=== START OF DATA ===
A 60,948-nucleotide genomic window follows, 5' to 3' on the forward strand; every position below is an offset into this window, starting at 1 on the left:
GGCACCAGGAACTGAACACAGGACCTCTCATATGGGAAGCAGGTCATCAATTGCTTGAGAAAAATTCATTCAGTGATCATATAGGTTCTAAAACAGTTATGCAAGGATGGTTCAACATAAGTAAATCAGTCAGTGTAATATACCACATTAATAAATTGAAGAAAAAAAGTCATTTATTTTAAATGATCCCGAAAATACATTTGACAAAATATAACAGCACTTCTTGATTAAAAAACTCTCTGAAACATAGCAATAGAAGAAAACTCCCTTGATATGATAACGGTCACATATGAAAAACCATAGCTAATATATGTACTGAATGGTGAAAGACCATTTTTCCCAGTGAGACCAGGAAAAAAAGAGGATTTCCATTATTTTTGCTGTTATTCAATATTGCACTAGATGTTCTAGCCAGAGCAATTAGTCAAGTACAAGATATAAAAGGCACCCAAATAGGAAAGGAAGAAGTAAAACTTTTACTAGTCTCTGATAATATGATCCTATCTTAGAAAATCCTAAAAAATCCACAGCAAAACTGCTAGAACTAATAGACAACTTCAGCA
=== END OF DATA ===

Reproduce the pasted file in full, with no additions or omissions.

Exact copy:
A 60,948-nucleotide genomic window follows, 5' to 3' on the forward strand; every position below is an offset into this window, starting at 1 on the left:
GGCACCAGGAACTGAACACAGGACCTCTCATATGGGAAGCAGGTCATCAATTGCTTGAGAAAAATTCATTCAGTGATCATATAGGTTCTAAAACAGTTATGCAAGGATGGTTCAACATAAGTAAATCAGTCAGTGTAATATACCACATTAATAAATTGAAGAAAAAAAGTCATTTATTTTAAATGATCCCGAAAATACATTTGACAAAATATAACAGCACTTCTTGATTAAAAAACTCTCTGAAACATAGCAATAGAAGAAAACTCCCTTGATATGATAACGGTCACATATGAAAAACCATAGCTAATATATGTACTGAATGGTGAAAGACCATTTTTCCCAGTGAGACCAGGAAAAAAAGAGGATTTCCATTATTTTTGCTGTTATTCAATATTGCACTAGATGTTCTAGCCAGAGCAATTAGTCAAGTACAAGATATAAAAGGCACCCAAATAGGAAAGGAAGAAGTAAAACTTTTACTAGTCTCTGATAATATGATCCTATCTTAGAAAATCCTAAAAAATCCACAGCAAAACTGCTAGAACTAATAGACAACTTCAGCA